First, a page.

🧠 think before you speak
❓ask for help, if you need (your community can help you too, remember!)
🧘♀️breathe in, breathe out
🆗 be honest and transparent
🙌 avoid ambiguity
⚠️use humor with caution#twittersmarter
— Joana Rita Sousa 🦄 💩💎 (@JoanaRSSousa) April 2, 2020
Above, you’ll see a great example of using emojis from the #TwitterSmarter chat.
And finally, if you need more than one tweet for something you’re sharing, make sure you take advantage of Twitter threads. This way, it’ll be easier for someone to read your stream of tweets instead of having to find them on your profile. (Learn how to use Twitter threads in this post.)
We can’t always expect people to take the action we want them to take from our social media posts. As you’re crafting your Twitter copywriting, if you’re asking something of your audience, make sure you tell them what to do. This will really come in handy if you’re directing someone to your blog post, a freebie, or even a purchase.
Some easy call to action examples you can use include:
We all know that hashtags are great because they help our content become more visible. When people search those hashtags, they’ll see our posts. That’s why you want to be using them on Twitter because it could lead to more followers, more replies, and more click-throughs. But the thing is, you don’t want to go overboard. On a platform like Instagram, you can use plenty of hashtags. That doesn’t work on Twitter!
When it comes to your Twitter copywriting, it’s better to stick to just one or two hashtags if you want to see the best results with your engagement. In fact, this is exactly what Twitter recommends. And another tip so you don’t use too much of your character limit, try to incorporate the hashtag into the copy itself instead of adding it at the end wherever possible.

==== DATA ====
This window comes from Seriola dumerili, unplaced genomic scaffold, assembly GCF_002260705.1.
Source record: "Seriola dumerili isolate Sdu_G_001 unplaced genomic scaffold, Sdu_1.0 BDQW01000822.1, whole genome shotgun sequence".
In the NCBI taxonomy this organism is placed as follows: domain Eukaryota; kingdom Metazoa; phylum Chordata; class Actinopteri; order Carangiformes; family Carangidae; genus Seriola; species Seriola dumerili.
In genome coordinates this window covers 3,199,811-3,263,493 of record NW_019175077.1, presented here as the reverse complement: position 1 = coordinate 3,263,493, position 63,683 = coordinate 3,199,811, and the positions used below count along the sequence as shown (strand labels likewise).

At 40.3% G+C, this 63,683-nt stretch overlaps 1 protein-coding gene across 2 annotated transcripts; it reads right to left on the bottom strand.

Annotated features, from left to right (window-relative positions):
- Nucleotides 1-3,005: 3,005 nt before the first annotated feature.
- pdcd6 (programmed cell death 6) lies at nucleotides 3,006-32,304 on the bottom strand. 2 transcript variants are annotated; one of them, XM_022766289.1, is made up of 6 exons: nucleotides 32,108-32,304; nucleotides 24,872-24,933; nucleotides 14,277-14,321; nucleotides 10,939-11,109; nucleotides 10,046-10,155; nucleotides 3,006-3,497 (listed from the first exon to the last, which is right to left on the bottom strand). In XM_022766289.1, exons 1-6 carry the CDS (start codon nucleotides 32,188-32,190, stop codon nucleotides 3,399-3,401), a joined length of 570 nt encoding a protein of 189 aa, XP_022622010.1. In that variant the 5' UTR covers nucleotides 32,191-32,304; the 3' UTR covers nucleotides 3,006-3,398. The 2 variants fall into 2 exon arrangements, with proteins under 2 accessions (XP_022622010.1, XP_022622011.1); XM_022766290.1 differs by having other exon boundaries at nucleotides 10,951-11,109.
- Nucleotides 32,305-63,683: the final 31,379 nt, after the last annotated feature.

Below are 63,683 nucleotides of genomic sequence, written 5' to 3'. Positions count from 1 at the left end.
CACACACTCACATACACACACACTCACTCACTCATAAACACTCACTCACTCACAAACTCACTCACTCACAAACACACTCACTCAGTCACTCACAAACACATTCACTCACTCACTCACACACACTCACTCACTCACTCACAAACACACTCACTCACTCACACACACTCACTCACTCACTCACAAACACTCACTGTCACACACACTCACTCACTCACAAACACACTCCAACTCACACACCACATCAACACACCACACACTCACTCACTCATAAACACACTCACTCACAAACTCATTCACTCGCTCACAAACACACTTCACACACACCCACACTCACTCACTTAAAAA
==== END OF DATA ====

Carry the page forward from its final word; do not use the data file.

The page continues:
The graphics or videos you use within your tweets are just as important. Visuals can grab attention and get someone to stop scrolling. Videos allow you to go in-depth, more so than 280 characters allow. And GIFs are a fun way to show off your personality and to put a smile on the faces of your community.
— Madalyn Sklar – Digital Marketing since 1996 (@MadalynSklar) February 20, 2020
— Madalyn Sklar – Digital Marketing since 1996 (@MadalynSklar) April 15, 2020
The tweets above are great examples of incorporating video and custom GIFs. These elements will really help your tweets stand out!
Once you’ve written the most perfect tweet, you’ll probably be rushing to get it posted to your page. But before you do, make sure you take a few extra seconds to read through your tweet one last time. There’s nothing more frustrating than publishing a tweet, only to realize that there’s a typo or a broken link. It’s always worth proofreading because if you’re constantly making mistakes, it doesn’t reflect well on your brand.
You’ll also want to make sure your Twitter copywriting is actually garnering the attention and the engagement that you want. If it’s not, you’ll know to make some tweaks. To see how your content is performing, make use of Twitter’s built-in analytics. Check in every week or so to see how things are going!
Keeping up with multiple social media platforms can be tricky. That’s why we’re sometimes tempted to just cross-post one thing from Instagram to Facebook to Twitter. But that’s not always the best way to go. You want to make sure that everything you post to Twitter will actually work for the platform and your audience there.
Always review content before posting and make any necessary tweaks to ensure it’ll perform well there. Just because something did well on Facebook, it doesn’t mean it’ll translate to Twitter.